INTERVIEWS

Raising the Bar with Beer

Sam Adams - Scott Hempstead - Boston Beer Company

in the Mix magazine worked with the Boston Beer Company to come up with the questions we hoped you would like most to see answered by Scott. Here is what he had to say about a number of important topics.

ITM: What do you see as the biggest opportunity, as it relates to the bar, in casual dine today?

SH: Given the current casual dine environment of flat to declining guest counts, we believe the biggest opportunity is to drive incremental sales and profits from existing guests. To do so, I think we need to steal a page from the off-premise and take a more structured category management approach.

First, focus on lead brands to maximize sales and guard against distractions from brands with less potential. Second, offer mass-produced beers but promote craft, which will balance volume and profit drivers. Finally, use variety strategically to take advantage of beer drinker excitement around experimentation. Keep your beer program fresh and varied–but don’t get distracted from what creates sales and profits.

ITM: Okay, but we continue to hear that craft beer variety is driving a lot of growth. How can operators take advantage of this but still manage the beer lineup efficiently?

SH: This is true to a point, but in most markets 80% of craft beer sales come from about 5 brands. And for national accounts it’s even more important to focus on those leading brands that can efficiently meet beer-drinker demand for style variety and drive trade up by educating and creating new craft beer drinkers.

ITM: So how would you build your draft beer lineup?

SH: This is the #1 question we get asked. We’d take a three-step approach that balances sales and profits. Identify your beer segments and fill each with a lead brand before you think about duplicating. Use mass-produced, year-round craft, seasonal craft, local craft, imports, and potentially a regional choice, depending on specific market conditions. Our consumer research showed that by filling segments with lead brands versus duplicating segments, operators can satisfy more of their beer-drinking customers and increase draft beer profits by 25%. Once you’ve satisfied each segment, go back and add additional brands based on their ability to reach more beer drinkers and still drive profits. For instance, you might consider adding a limited release craft or imported beer to appeal to a more dedicated high-end beer drinker. Add variety with bottles rather than using valuable draft handles on low volume, low margin brands.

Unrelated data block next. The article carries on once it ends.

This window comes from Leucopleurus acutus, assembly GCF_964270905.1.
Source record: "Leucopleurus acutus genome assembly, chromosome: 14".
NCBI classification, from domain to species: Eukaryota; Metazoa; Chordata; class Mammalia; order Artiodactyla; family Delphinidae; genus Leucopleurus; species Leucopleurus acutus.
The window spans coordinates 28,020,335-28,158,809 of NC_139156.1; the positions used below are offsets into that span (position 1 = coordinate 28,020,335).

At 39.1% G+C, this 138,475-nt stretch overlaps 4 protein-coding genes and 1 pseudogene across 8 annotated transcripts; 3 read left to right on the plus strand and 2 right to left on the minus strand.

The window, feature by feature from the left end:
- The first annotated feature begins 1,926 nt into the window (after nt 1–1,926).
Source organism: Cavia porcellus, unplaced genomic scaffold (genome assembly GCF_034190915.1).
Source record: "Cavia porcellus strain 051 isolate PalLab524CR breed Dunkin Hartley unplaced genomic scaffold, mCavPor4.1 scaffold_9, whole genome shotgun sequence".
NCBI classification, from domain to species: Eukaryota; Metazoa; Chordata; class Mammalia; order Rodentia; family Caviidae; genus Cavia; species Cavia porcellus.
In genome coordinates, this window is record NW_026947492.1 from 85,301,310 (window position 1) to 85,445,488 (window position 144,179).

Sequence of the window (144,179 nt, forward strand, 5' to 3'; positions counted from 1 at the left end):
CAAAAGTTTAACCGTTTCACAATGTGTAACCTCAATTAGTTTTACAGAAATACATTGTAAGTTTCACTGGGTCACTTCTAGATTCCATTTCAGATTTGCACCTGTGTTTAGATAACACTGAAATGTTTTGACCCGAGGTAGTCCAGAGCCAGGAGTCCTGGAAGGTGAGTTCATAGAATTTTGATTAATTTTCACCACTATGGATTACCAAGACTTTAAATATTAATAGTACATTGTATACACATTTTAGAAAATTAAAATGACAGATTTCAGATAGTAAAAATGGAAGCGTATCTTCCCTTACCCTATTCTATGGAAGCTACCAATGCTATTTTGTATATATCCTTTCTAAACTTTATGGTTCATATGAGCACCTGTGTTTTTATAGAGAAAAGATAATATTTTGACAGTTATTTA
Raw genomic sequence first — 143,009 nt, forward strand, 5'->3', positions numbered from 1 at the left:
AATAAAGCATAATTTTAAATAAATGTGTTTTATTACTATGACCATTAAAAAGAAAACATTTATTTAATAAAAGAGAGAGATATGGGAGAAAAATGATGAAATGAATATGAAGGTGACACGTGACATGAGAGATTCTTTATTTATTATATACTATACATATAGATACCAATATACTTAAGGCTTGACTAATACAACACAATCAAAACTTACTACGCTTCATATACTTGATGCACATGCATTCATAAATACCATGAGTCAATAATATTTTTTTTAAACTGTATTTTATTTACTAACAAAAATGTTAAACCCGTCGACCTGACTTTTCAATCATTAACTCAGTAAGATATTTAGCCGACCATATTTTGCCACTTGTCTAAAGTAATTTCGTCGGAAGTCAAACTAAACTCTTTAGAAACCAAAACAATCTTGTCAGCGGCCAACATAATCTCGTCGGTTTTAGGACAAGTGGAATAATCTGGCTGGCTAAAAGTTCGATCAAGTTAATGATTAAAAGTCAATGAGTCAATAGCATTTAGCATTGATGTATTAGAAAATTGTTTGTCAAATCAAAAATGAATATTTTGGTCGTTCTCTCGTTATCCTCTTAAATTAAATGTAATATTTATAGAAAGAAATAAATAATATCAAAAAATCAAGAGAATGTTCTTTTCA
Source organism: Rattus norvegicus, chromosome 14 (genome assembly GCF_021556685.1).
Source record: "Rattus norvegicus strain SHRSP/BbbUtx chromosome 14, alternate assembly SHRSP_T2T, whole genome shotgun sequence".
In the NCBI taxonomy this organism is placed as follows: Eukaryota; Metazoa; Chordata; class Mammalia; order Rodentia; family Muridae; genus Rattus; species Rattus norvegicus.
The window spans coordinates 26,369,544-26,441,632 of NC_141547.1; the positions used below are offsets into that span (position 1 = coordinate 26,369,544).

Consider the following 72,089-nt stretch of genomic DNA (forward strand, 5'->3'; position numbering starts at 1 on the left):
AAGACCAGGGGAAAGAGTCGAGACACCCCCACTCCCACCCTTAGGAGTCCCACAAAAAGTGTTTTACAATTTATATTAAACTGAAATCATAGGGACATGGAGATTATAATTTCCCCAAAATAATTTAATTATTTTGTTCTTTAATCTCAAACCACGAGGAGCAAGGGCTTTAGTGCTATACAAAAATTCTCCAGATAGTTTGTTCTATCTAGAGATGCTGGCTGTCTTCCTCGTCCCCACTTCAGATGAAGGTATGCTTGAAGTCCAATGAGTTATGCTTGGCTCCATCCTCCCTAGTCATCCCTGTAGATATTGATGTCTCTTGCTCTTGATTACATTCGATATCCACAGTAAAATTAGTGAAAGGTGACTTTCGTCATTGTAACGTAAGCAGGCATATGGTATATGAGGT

ITM: Are there other ways operators can leverage craft beer to drive profits?

Scott Hempstead - Sam Adams - Boston BeerSH: Yes, in-store and out-of-store merchandising using menus, table tops, and social media. Beer is the most popular beverage in casual dine by far–almost 50% of all customers prefer to drink beer and of these customers almost 75% make their beer selections after they get to a restaurant! With the explosion of craft, operators now have a profitable way to talk to these customers in menus and on the table top through food pairings. Craft beer and food is a natural pairing and one that operators should take advantage of to enhance the guest experience, create a competitive advantage, and drive higher profits.

Operators should also leverage special glassware for high-profit beers, to generate excitement and encourage customer trade-up. For years, wine and spirits companies have been putting their products in glassware that enhances the drinking experience and we think there is huge potential for operators to do the same with style-appropriate beer glassware. In fact, through consumer research we found that 1/3 of beer drinkers would pay more for a beer served in a special glass.

Operators should embrace social media. It is here to stay and will only gain more and more traction. Facebook and location-based platforms like Foursquare have demonstrated success in increasing traffic and guest engagement for a relatively low investment.